Life is rapidly changing for three parishes in Binghamton, with little time to catch one’s breath. St. Joseph’s Church, St. Ann’s Church and St. Stanislaus Kostka Church are without a full-time priest and there is no set plan for ministry. Bishop James Moynihan asked the Franciscan friars to lead a project to unify these three parishes into a community of faith. Brother Edward Falsey, OFM Conv., agreed to coordinate the endeavor, administering St. Stanislaus and St. Joseph’s Churches while Deacon Leslie Distin, Ph.D., diocesan director for permanent diaconate personnel, became administrator of St. Ann’s Church.
The move had not been without its difficulties, Brother Edward explained. The possibilities for the future far outweigh the feelings that originally surfaced.
“I don’t know what the future will bring. I don’t think they know either and it makes them anxious,” Brother Edward said. “It’s a wonderful opportunity. There is a group of Franciscans committed to the process, but the rest is Holy Spirit stuff. There’s lots of potential, but we understand that a lot of people may leave their church.”
Brother Edward said ethnic identity that once defined each parish community is slowly disappearing. The older constituency, which still remains in all three churches, decreases as the years go by.
“Those parishes are older now. Most of the parishioners are 60 and older and there are not a lot of young people at the liturgies,” said Deacon Distin, who has worked with all three parishes at some point over his years of ministry. “But their roots are strong among their culture.”
However, the Franciscans hope to inject vitality into the parish communities.
“Their grandparents and parents made the sacrifice to build the churches, but this generation needs to make the sacrifice to build a thriving, evangelizing community,” Brother Edward said. After consultation with diocesan officials, Brother Edward volunteered to head the project. He formed a commission early in the summer with members of the pastoral care area. The commission was to look at the current situation and how best to face the future. As time went on, the commission decided to focus on the Prospect Hill area of Binghamton and how best to serve that community .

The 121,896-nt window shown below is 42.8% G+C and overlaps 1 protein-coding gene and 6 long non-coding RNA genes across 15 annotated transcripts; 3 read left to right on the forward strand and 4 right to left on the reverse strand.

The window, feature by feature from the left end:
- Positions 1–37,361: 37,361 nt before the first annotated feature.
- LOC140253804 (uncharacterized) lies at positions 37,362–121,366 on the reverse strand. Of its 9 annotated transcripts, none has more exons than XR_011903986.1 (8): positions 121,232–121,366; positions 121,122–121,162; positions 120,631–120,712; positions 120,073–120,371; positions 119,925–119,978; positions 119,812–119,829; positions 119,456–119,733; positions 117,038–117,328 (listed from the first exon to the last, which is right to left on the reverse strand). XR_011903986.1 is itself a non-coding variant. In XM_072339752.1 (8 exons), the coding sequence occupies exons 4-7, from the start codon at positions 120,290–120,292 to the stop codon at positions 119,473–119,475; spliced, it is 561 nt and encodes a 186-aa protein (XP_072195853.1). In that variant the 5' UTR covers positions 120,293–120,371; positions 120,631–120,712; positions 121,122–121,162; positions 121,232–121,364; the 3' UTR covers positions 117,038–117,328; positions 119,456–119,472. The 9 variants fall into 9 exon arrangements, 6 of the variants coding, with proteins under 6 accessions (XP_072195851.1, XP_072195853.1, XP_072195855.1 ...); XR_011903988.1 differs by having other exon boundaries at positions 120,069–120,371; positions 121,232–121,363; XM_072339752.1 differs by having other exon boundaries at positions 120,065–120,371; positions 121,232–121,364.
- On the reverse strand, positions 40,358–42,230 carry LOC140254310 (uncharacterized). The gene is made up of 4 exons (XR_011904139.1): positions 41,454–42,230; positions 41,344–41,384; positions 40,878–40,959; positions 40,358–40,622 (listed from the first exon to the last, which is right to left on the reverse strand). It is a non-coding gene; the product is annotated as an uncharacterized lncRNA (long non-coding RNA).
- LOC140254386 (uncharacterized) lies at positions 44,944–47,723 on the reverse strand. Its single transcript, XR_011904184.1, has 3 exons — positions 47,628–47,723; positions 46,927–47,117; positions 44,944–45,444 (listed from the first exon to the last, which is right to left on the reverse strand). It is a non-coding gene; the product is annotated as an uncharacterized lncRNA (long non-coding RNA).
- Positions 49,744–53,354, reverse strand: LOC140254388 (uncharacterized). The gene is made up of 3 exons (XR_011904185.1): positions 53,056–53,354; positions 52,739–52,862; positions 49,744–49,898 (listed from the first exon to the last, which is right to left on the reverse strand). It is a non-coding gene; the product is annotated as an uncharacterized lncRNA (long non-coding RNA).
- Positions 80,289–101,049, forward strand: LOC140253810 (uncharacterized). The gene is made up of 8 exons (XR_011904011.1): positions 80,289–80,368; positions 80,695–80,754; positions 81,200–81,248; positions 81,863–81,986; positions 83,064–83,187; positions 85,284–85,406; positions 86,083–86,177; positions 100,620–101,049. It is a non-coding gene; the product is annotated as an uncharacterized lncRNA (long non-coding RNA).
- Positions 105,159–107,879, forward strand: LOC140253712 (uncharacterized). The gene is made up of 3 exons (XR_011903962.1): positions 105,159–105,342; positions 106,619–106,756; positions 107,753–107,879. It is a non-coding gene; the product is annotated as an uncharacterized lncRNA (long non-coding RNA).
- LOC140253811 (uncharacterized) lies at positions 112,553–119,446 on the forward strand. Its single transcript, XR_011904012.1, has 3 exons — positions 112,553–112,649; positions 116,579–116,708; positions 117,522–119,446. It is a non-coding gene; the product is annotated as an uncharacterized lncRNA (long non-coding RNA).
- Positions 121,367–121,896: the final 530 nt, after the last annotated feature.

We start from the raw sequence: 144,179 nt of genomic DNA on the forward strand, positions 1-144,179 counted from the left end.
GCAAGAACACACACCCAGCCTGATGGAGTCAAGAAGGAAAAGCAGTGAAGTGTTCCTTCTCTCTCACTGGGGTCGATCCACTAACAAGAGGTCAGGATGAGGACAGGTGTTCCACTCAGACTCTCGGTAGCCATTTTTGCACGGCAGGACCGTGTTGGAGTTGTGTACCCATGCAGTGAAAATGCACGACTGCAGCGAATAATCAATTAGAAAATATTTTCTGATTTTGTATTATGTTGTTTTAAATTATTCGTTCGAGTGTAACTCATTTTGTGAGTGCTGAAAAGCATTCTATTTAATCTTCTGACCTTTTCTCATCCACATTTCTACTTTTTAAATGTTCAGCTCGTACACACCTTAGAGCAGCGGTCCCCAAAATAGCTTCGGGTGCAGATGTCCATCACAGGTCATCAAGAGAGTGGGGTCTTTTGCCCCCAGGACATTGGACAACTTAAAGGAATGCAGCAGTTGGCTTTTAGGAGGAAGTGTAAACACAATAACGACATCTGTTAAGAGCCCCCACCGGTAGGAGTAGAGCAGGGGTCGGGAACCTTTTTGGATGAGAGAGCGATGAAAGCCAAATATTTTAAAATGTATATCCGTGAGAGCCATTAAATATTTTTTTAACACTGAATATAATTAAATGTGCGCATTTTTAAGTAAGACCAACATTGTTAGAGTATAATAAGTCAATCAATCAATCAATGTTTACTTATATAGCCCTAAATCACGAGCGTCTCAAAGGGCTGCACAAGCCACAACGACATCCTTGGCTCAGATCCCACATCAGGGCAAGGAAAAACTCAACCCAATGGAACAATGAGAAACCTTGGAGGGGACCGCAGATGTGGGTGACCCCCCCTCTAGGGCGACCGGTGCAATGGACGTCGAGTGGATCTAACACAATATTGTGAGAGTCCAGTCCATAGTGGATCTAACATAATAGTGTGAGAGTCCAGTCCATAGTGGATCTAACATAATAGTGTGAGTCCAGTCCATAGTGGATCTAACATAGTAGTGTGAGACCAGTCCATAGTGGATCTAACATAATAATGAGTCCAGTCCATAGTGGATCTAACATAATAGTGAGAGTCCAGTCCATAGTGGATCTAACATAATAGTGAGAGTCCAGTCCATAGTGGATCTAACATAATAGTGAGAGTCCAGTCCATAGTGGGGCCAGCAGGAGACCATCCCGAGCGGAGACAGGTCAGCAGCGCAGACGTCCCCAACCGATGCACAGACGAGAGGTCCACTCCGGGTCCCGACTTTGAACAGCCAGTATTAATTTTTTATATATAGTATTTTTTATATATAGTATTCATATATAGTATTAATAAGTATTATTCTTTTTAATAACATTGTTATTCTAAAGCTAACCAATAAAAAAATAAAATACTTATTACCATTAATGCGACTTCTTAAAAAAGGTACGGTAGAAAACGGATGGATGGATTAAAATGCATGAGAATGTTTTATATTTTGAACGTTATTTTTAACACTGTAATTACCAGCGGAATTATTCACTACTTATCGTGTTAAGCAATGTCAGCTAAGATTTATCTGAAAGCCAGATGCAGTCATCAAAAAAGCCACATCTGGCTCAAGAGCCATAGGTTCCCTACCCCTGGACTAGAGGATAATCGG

“I think it’s going well. Sure, we have had our problems, but we are moving forward. It’s frustrating,” Brother Edward said. “Plus, people are leaving because of various reasons.” Deacon Distin and Brother Edward said the three parishes are beginning to take steps toward building a strong faith community.
“If there are only three Masses, we had to decided how that was going to work. But the concern eased itself because people are going to a Mass which is convenient to them,” Deacon Distin said. “If someone goes to St. Ann’s for 4 p.m. Mass on Saturday and they are from St. Stan’s, when they put their offering envelope in collection, it gets back to their parish. We have also invited Eucharistic ministers from each parish to look at the schedule and see what works best for them. St. Ann’s just had a change of personnel. We added an organist to St. Ann’s who was serving at St. Joseph’s and is familiar with all three parishes. It’s these little steps that help.”
Deacon Distin said the parishes are combining religious education classes because of limited staffing.
“It’s much more efficient to combine them. But it’s also getting the kids and parents together for CCD,” Deacon Distin said. “The churches are so close together and many of the parishioners know each other or are at least acquainted with one another, so they aren’t complete strangers.”
One of the issues the commission dealt with is the consolidation of the three parishes into one, Brother Edward said. He has also met with the trustees of each parish to work out the legal issues of a potential consolidation. Brother Edward explained how low numbers of parishioners in each of the churches, along with a shortage of clergy and difficult economic times have contributed to the dialogue.